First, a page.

The Chrysanthemum and the Helmet
The Chrysanthemum and the Sword
Coming from someone who had never even visited Japan, the 1946 book, “The Chrysanthemum and the Sword”, a study about the Japanese mind by the female anthropologist, Ruth Benedict is lauded as a masterpiece of insight, even by the subject of her studies, the Japanese. It was written in order to understand and predict the behavior of the Japanese in WW2, and had a decisive influence on how the US Occupation Forces steered post war Japan. It is now time for us to take a leaf from her book.
I already discussed the need for some minimal Japanese language knowledge to defend yourself from fakes and gave you a crash course. We are now ready to tackle the next pitfall for western collectors, which is failure to understand difference in soldiering culture. You need to learn something also of the mindset of the Japanese soldier to know what flies and what doesn’t.
Westerners who collect Japanese items tend to project expectations of western behavior upon the Japanese subject and assume that the Japanese soldier would have related to his gear in similar manner to how a GI or German soldier would have related to theirs. Personalization and improvisation did seem to happen quite often with German items, and non-standard finishes like camouflaged helmets in white or Normandy pattern have actually become sought after collectibles these days. I suppose that such examples in other armies make one assume that the Japanese soldier also had similar latitudes and did the same.
Collectors outside Japan think IJA helmets painted in black, white or with stripes are cool. They are described as “night raid helmets”, “snow camouflage helmets” or “platoon leader helmets”, etc. However, collectors in Japan, including me, who are more familiar with the cultural mindset of the Japanese soldier won’t touch such helmets even with a 1 foot pole. The truth is that almost all such examples are simply post war tinkering and mutilations, not really worth collecting.
Although there is a lot about human nature which is universal, it is also common knowledge that the Japanese soldier was exposed to a different kind of militaristic indoctrination than the American soldier and that already started with his relation to his gear. Generally speaking, the western soldier’s kit exists to serve the soldier, but in Japan, soldiers served their kits as caretakers instead. The respect they were taught to show their gear almost approaches the attitude of the modern collector, who likes to say “we are only temporary caretakers of the items for future generations”. One might even say from this that the typical Japanese soldier had a not so different attitude about repainting his helmet from yours as a collector. The Japanese soldiers had extreme inhibitions ingrained in him about “customizing his gear” beyond putting his name on the item, and non-textbook items would have seldom existed nor would have been well tolerated.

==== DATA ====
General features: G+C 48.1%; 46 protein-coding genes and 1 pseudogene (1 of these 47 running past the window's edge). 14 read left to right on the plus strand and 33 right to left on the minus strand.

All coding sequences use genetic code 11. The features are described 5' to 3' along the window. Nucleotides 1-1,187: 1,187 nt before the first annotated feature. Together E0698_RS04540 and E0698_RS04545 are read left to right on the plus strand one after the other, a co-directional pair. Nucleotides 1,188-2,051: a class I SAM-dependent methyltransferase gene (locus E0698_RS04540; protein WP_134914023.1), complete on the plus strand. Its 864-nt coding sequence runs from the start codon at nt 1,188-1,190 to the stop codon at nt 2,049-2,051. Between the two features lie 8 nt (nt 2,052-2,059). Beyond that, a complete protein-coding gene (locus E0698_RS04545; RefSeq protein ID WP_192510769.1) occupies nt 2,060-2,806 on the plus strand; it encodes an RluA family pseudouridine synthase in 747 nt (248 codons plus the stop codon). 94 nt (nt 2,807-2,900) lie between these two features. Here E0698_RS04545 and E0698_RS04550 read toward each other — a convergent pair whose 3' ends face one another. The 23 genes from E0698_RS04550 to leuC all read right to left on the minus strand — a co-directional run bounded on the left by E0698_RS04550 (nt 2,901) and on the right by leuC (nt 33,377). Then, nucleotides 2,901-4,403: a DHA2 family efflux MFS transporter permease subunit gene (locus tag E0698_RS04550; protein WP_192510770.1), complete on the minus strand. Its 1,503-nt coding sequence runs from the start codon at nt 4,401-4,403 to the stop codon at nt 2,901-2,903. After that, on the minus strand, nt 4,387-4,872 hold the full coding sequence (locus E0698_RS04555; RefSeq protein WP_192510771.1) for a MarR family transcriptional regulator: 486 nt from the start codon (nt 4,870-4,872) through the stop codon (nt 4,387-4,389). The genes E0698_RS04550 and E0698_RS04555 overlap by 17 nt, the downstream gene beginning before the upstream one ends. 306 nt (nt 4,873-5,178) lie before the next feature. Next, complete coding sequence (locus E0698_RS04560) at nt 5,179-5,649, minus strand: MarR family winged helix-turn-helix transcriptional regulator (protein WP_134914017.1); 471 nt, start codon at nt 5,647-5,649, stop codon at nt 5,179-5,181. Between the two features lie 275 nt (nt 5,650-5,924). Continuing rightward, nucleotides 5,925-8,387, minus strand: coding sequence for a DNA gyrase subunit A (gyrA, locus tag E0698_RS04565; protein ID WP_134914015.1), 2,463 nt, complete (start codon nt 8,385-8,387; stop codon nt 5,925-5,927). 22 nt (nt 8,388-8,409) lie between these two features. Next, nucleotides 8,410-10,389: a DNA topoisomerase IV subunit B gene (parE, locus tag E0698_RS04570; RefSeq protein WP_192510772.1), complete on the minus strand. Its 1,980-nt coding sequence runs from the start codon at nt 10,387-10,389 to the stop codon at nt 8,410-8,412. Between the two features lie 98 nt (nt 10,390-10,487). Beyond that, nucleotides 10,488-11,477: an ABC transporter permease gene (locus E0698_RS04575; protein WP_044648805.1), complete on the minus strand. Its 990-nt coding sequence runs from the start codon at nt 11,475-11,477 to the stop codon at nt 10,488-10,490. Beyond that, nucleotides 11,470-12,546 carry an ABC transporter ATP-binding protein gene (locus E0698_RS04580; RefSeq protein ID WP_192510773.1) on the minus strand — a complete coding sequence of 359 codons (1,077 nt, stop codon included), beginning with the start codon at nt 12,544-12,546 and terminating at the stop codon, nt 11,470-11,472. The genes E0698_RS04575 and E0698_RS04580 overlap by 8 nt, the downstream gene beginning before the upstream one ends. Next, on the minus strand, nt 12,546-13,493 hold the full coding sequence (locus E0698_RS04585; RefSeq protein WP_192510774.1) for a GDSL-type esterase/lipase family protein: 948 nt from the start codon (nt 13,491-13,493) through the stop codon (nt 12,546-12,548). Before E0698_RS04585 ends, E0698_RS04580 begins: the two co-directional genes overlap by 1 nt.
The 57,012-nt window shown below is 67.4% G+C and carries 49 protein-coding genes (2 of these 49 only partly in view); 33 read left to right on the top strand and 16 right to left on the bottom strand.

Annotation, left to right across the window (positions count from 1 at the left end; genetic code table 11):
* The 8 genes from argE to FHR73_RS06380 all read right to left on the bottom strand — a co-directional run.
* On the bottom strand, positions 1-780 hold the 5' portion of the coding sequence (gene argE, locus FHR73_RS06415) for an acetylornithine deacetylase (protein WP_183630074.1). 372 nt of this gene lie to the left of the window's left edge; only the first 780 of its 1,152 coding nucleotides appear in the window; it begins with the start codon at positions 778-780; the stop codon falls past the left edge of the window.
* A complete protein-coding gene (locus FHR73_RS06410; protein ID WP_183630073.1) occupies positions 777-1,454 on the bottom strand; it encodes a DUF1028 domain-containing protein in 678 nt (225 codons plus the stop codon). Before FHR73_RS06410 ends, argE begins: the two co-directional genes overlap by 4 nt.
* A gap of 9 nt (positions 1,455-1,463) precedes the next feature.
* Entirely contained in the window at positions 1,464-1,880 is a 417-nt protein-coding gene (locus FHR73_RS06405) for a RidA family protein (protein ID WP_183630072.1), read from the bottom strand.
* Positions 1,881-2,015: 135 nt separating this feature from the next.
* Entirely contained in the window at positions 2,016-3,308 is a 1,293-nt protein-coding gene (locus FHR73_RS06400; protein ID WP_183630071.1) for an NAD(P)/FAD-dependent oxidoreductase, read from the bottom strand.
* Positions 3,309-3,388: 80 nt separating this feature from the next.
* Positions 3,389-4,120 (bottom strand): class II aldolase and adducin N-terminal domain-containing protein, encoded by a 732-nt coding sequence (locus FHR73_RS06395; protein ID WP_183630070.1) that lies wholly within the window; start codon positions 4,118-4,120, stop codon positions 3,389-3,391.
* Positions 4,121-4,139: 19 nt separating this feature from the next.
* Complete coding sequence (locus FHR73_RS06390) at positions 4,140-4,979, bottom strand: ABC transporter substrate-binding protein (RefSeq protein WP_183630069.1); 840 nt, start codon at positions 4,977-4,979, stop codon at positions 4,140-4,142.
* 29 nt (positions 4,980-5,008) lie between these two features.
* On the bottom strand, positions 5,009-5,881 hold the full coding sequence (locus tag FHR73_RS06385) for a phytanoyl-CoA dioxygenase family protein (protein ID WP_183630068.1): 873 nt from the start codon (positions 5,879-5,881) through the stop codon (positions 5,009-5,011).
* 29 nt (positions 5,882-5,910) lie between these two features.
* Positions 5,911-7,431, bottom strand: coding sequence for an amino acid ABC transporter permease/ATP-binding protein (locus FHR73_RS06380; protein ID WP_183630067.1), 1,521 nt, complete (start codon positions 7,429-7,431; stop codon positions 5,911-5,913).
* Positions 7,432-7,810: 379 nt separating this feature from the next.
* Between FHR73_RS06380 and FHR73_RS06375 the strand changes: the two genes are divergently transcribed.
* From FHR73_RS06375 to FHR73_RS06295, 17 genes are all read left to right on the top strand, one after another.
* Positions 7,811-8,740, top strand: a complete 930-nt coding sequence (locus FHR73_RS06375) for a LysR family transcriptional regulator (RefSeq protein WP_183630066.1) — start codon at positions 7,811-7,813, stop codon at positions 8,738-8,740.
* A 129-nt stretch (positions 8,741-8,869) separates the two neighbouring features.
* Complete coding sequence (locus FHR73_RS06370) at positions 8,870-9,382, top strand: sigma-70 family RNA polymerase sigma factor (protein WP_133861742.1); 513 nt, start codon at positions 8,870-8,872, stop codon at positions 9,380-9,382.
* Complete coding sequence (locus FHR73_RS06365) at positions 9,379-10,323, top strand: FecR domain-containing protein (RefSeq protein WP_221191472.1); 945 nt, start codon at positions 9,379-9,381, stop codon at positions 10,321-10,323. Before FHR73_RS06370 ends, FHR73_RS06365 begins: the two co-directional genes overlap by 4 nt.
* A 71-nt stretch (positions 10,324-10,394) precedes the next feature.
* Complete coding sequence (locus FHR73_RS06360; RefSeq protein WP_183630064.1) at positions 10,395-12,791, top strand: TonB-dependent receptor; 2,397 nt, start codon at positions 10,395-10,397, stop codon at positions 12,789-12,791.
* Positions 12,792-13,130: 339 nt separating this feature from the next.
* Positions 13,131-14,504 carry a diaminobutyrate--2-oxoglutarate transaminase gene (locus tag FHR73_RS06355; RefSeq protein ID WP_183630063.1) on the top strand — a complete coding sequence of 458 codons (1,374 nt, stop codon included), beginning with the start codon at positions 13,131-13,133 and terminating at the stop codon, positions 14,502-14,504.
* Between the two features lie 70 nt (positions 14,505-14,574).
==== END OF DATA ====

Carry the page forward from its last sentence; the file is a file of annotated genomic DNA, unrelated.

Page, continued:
Mr. Type 38, Sir!
It was drilled into you that all your gear was entrusted to you by the emperor himself and, because it was preached that the emperor was a god in man-form, you had to treat your gear as though they were holy relics in the Western sense. This dogmatic attitude toward equipment was naturally most pronounced in how soldiers treated their type 38 rifles. In the Japanese army, new recruits “had the honor” of also cleaning the guns of his seniors, and as the rifle had a bolt design that made it easy to strip, in a moment of carelessness, the firing pin could easily drop out and the tip could break when it hit the floor. All hell broke out when this happened. Besides being beaten up, you were required to address the gun and ask for forgiveness for your stupidity by saying out loud “ Mr. Type 38, Sir! I, Tanaka humbly beg you to forgive…” and then you were further made to assume the “present arms” position longer than you could bear. In other words, any possible infraction the seniors saw in how you treated his Majesty’s gear gave them an excuse to lord it over the Rookies. In this manner the care the soldier showed for his kit was conditioned by the notorious bullying tradition of the army and having to talk to the weapon as if you were his humble servant symbolizes how far things were pushed.
It was not only a far-fetched dogma that the emperor was breathing down your neck. Indeed most items were in fact issued in the name of the emperor, as his signet and signature were required on ordinance that established most of the soldier’s gear.
Let’s take another trivial example of a leather sling or horse harness strap with buckle holes to make them adjustable. What happens if the leather stretches after use and even the shortest adjusted position is already too long? A German or US soldier would simply bore an extra hole in the leather, but a Japanese soldier was not allowed to do such a thing. The IJA had strict and detailed regulations on how to deal with this problem in their weapons code, and it was not even a matter for the individual soldier to deal with.